Where will UARS hit? Reuters

For weeks NASA's defunct 7-ton research satellite has been falling towards Earth with the potential of shattering on the earth's surface and raining debris on densely populated areas, but the Space agency has confirmed the impeding threat saying it is set to crash by the end of the week.

But where will the The Upper Atmosphere Research Satellite ( UARS) hit exactly and should people be worried?

The risk to public safety or property is extremely small, and safety is NASA's top priority, the space agency wrote in an advisory. Since the beginning of the Space Age in the late-1950s, there have been no confirmed reports of an injury resulting from re-entering space objects. Nor is there a record of significant property damage resulting from a satellite re-entry.

But senior space agency officials admitted they were concerned about the risk to billions of people when it starts falling uncontrolled out of orbit at any stage from later this month, the Telegraph reported

The debris is expected to leave a 500-mile long footprint but the chances of a piece of the craft hitting the ground of a densely populated area is extremely low, experts say.

The Satellite has been in orbit for six years in what NASA calls a productive scientific life. Although it will break into pieces during re-entry, not all of it will burn up in the sky, according to a report.

More than 500,000 pieces of debris, or space junk, are tracked as they orbit the Earth. They all travel at speeds up to 17,500 mph, fast enough for a relatively small piece of orbital debris to damage a satellite or a spacecraft, NASA reported.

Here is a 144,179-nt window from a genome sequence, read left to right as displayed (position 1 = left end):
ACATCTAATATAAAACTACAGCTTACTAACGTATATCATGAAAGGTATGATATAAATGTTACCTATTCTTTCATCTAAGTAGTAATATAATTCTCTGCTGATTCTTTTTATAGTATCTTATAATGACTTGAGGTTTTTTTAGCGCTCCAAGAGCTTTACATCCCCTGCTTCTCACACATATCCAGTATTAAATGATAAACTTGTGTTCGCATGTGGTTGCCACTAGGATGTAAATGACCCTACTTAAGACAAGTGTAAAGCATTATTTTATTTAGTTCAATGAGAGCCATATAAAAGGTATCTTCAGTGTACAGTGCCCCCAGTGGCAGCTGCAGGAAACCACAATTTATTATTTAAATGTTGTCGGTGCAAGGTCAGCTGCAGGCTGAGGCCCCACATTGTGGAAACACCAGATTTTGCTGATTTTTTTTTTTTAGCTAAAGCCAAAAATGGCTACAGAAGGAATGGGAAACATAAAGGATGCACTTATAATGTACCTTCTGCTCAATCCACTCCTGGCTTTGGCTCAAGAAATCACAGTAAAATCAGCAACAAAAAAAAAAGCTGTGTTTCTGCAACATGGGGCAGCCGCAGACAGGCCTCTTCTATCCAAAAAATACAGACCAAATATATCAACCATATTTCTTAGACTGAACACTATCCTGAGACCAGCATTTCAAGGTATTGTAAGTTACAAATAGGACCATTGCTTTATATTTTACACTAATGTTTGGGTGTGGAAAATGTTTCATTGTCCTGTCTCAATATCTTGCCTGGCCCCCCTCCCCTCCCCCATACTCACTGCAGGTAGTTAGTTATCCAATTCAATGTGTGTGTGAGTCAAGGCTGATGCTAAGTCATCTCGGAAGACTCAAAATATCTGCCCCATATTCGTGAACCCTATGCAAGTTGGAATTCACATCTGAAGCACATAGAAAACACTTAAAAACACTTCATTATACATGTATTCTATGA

Orbital debris is any man-made object in orbit about the Earth, which no longer serves a useful function. Such debris includes nonfunctional spacecraft, abandoned launch vehicle stages, mission-related debris and fragmentation debris.

NASA has said it is hard to predict the exact date of the re-entry as it is dependent on solar flux and the spacecraft's orientation as the orbit decays but the space agency will be posting weekly updated and then daily updates as the craft approaches.

As of Sept. 18, 2011, the orbit of UARS was 133 mi by 149 mi (215 km by 240 km). Re-entry is expected Sept. 23, plus or minus a day. Because the satellite's orbit is inclined 57 degrees to the equator, any surviving components of UARS will land within a zone between 57 degrees north latitude and 57 degrees south latitude, NASA reported.

UARS was a $750 million mission deployed from the shuttle Discovery in 1991 to study the Earth's atmosphere and its interactions with the sun. It measures important ozone depletion related to climate change. According to NASA reading from UARS gave evidence that Chorine in the atmosphere is at the root of the polar ozone hole.